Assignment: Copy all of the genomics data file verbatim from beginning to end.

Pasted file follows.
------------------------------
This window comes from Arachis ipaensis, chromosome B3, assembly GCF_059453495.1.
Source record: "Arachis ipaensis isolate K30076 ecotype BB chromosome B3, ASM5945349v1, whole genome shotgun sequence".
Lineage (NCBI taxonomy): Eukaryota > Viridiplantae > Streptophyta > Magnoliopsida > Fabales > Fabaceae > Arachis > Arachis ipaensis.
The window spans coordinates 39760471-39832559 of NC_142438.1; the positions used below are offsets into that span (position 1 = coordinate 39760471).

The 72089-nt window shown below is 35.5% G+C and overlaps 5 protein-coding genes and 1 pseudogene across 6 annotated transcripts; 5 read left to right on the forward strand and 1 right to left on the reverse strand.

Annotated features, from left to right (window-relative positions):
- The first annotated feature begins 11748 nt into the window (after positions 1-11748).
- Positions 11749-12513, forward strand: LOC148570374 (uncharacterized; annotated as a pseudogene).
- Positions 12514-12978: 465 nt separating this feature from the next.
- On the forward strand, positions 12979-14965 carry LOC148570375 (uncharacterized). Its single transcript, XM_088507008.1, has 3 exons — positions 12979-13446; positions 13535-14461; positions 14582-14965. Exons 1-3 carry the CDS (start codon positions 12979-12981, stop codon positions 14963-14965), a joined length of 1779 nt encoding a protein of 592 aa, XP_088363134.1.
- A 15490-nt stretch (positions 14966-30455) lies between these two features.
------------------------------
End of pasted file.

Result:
This window comes from Arachis ipaensis, chromosome B3, assembly GCF_059453495.1.
Source record: "Arachis ipaensis isolate K30076 ecotype BB chromosome B3, ASM5945349v1, whole genome shotgun sequence".
Lineage (NCBI taxonomy): Eukaryota > Viridiplantae > Streptophyta > Magnoliopsida > Fabales > Fabaceae > Arachis > Arachis ipaensis.
The window spans coordinates 39760471-39832559 of NC_142438.1; the positions used below are offsets into that span (position 1 = coordinate 39760471).

The 72089-nt window shown below is 35.5% G+C and overlaps 5 protein-coding genes and 1 pseudogene across 6 annotated transcripts; 5 read left to right on the forward strand and 1 right to left on the reverse strand.

Annotated features, from left to right (window-relative positions):
- The first annotated feature begins 11748 nt into the window (after positions 1-11748).
- Positions 11749-12513, forward strand: LOC148570374 (uncharacterized; annotated as a pseudogene).
- Positions 12514-12978: 465 nt separating this feature from the next.
- On the forward strand, positions 12979-14965 carry LOC148570375 (uncharacterized). Its single transcript, XM_088507008.1, has 3 exons — positions 12979-13446; positions 13535-14461; positions 14582-14965. Exons 1-3 carry the CDS (start codon positions 12979-12981, stop codon positions 14963-14965), a joined length of 1779 nt encoding a protein of 592 aa, XP_088363134.1.
- A 15490-nt stretch (positions 14966-30455) lies between these two features.